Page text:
When your child begins discovering their bodies and asking questions is the perfect time to have age appropriate conversations pointing out what private body parts are and the correct words to describe their body parts – your child has a Penis or a Vagina- use the right words! Explain that it is not appropriate for anyone to touch them there or for them to touch another person there and understanding that their bodies belong to them.
We can teach awareness and still be clear that no one is allowed to touch our Private Parts. Period! There is no good touch, bad touch because this can be confusing. Exploration of your child’s body by other children or adults can result in unintentional sexual behavior.
I explain to my child that “I show you mine, you show me yours” when it comes to her body isn’t allowed. Private parts are just that PRIVATE!
Every family is made up differently, with that in mind, creating a network of safe adults that your child can trust, who they know will listen and believe them if something should happen or if they feel sad, uncomfortable, scared or worried is very important. This encourages them to share their thoughts and feelings much more willingly. Patiently ask questions if your child suddenly becomes withdrawn, sad, depressed or show any abnormal behaviors.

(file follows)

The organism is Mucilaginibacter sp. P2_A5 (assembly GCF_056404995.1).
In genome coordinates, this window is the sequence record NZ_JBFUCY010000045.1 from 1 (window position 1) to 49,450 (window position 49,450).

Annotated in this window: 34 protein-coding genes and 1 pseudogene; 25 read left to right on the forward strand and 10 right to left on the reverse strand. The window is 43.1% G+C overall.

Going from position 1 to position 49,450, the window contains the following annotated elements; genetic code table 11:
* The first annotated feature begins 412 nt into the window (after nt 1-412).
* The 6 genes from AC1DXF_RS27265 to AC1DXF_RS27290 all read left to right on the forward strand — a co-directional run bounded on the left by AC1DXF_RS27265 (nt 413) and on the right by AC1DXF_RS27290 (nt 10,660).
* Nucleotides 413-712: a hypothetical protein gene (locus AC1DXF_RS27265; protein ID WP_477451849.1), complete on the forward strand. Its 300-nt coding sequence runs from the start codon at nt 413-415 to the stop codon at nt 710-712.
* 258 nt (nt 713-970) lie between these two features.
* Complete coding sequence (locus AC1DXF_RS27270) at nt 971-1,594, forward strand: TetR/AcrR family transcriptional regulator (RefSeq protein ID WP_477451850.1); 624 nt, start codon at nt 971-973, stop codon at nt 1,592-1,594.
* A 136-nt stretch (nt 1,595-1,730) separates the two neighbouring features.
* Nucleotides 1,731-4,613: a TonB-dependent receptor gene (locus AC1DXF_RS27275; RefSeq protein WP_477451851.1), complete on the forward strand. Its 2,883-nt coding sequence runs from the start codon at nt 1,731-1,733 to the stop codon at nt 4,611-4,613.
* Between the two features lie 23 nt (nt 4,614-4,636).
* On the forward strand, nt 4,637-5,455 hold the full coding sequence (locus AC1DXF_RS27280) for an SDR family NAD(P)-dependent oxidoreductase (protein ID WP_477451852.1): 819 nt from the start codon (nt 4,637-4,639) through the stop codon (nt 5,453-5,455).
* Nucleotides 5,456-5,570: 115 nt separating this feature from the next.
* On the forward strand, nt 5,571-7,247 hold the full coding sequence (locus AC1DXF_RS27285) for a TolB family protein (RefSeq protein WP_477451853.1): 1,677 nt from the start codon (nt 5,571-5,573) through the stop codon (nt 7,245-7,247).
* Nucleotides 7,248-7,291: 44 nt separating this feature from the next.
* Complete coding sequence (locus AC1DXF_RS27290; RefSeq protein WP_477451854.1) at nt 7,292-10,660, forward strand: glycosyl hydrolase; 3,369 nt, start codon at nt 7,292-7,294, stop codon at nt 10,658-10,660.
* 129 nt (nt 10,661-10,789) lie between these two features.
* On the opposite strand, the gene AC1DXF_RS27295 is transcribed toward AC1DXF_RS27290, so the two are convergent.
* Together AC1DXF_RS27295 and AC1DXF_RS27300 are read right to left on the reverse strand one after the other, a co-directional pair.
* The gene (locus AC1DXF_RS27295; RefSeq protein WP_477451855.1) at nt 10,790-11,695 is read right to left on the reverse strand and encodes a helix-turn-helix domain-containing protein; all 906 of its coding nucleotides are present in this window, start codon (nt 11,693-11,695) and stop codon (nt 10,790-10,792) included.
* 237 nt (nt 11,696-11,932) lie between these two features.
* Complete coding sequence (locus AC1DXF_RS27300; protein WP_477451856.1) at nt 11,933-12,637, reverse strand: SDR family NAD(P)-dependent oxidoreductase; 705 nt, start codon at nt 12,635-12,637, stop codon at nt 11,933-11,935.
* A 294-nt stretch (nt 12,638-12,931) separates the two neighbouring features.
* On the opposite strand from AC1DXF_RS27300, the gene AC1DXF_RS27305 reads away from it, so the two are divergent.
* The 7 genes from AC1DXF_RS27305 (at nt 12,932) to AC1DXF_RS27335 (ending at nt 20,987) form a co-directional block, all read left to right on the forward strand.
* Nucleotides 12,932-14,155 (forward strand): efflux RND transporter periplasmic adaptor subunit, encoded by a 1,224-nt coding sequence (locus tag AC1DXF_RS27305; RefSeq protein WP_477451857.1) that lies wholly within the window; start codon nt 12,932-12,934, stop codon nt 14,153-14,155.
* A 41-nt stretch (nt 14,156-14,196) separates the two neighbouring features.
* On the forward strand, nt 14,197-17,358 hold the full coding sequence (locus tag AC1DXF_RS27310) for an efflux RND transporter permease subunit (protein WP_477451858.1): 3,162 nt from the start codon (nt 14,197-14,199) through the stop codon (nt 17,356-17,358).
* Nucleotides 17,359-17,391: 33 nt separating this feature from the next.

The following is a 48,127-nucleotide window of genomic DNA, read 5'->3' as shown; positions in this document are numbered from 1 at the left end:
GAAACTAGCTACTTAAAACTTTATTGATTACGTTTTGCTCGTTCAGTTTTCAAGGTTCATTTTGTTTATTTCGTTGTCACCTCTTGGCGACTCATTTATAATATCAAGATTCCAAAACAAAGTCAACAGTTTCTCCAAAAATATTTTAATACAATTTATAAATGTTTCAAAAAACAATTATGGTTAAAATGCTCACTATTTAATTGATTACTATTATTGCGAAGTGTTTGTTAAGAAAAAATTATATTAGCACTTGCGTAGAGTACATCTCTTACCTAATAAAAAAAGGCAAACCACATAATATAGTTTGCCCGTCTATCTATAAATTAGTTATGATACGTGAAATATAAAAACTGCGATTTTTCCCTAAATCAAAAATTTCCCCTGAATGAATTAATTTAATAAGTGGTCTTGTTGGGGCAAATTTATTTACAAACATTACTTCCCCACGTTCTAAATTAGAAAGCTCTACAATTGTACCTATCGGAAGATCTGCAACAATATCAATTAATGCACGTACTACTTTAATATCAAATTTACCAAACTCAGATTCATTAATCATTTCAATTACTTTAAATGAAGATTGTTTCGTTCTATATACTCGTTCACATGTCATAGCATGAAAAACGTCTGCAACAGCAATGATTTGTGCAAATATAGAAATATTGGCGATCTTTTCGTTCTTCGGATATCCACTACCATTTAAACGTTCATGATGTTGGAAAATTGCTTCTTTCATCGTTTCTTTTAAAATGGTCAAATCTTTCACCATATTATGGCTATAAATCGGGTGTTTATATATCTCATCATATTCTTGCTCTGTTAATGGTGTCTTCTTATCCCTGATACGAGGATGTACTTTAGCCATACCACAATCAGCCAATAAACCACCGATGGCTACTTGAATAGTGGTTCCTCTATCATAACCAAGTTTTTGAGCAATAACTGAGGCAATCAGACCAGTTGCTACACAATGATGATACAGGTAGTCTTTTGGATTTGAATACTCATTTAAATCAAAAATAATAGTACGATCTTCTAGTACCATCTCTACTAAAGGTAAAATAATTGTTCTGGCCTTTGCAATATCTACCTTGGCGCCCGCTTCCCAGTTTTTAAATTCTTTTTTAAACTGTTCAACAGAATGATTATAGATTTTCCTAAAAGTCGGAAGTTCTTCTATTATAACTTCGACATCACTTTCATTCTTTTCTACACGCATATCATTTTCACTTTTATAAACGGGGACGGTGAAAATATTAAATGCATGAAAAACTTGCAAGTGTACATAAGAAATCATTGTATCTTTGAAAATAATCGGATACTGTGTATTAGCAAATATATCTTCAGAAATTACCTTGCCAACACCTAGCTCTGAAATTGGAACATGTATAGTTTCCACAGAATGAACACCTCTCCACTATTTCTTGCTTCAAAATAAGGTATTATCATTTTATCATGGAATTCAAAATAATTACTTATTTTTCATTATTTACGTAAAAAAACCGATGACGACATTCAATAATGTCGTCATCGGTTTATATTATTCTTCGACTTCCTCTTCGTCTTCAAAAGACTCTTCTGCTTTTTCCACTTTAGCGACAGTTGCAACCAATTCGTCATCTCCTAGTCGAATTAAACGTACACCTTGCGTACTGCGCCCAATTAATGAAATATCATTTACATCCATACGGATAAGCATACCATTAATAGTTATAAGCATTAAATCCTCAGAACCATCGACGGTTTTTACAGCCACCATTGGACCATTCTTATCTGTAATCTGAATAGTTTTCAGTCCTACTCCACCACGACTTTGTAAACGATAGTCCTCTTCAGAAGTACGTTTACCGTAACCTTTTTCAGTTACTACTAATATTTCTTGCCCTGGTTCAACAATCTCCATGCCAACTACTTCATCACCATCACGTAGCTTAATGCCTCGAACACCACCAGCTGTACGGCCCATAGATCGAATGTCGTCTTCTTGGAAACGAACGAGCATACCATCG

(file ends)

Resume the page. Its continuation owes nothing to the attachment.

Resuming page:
Assure your children that if something were to happen that you will not be angry, reassure them that they are loved and will be believed. This is a very crucial element, and it is always better to be safe than sorry. Children should be confident that they can trust their trusted caring adults enough to tell them when something is wrong without shame, blame or guilt.
It is important that children understand they have the right to say NO! Their Bodies, Their Rules. We want our children to understand they are in charge of their own bodies, which means they get to choose whether they give a hug, a high five or a hand shake and if they don’t feel up to it, then it is okay. It is important that they recognize they are brave, courageous and strong enough to use their words and voices to protect themselves.
Pay attention to your child’s emotional queues- if they are uncomfortable or resistant to a specific person(s) or place, find out why and don’t assume they are being rude or having a bad day. Don’t force your child to visit with any person they are not comfortable with. However, also be observant if your child becomes too fond of any particular person- adult or child, family or friends.